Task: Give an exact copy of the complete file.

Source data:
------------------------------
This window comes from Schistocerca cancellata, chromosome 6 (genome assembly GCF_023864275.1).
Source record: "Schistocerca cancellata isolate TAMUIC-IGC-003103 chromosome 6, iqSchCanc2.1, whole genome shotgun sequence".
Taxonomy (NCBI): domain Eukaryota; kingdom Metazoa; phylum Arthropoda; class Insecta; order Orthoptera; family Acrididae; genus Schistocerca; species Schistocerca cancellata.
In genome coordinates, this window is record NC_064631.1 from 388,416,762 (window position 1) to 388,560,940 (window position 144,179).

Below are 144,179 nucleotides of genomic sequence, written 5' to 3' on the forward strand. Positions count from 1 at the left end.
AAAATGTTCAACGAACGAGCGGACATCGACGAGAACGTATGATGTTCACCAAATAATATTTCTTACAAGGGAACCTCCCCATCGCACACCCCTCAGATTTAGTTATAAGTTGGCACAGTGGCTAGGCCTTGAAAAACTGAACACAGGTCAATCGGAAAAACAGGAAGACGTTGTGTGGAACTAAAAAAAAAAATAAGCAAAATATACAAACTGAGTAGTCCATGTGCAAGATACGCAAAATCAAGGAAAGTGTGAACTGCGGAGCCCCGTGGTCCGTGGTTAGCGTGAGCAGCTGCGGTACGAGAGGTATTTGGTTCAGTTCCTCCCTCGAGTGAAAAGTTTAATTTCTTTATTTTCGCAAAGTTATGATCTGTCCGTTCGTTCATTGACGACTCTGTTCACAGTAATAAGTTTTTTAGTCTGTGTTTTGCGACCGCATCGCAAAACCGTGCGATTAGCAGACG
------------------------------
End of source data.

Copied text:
This window comes from Schistocerca cancellata, chromosome 6 (genome assembly GCF_023864275.1).
Source record: "Schistocerca cancellata isolate TAMUIC-IGC-003103 chromosome 6, iqSchCanc2.1, whole genome shotgun sequence".
Taxonomy (NCBI): domain Eukaryota; kingdom Metazoa; phylum Arthropoda; class Insecta; order Orthoptera; family Acrididae; genus Schistocerca; species Schistocerca cancellata.
In genome coordinates, this window is record NC_064631.1 from 388,416,762 (window position 1) to 388,560,940 (window position 144,179).

Below are 144,179 nucleotides of genomic sequence, written 5' to 3' on the forward strand. Positions count from 1 at the left end.
AAAATGTTCAACGAACGAGCGGACATCGACGAGAACGTATGATGTTCACCAAATAATATTTCTTACAAGGGAACCTCCCCATCGCACACCCCTCAGATTTAGTTATAAGTTGGCACAGTGGCTAGGCCTTGAAAAACTGAACACAGGTCAATCGGAAAAACAGGAAGACGTTGTGTGGAACTAAAAAAAAAAATAAGCAAAATATACAAACTGAGTAGTCCATGTGCAAGATACGCAAAATCAAGGAAAGTGTGAACTGCGGAGCCCCGTGGTCCGTGGTTAGCGTGAGCAGCTGCGGTACGAGAGGTATTTGGTTCAGTTCCTCCCTCGAGTGAAAAGTTTAATTTCTTTATTTTCGCAAAGTTATGATCTGTCCGTTCGTTCATTGACGACTCTGTTCACAGTAATAAGTTTTTTAGTCTGTGTTTTGCGACCGCATCGCAAAACCGTGCGATTAGCAGACG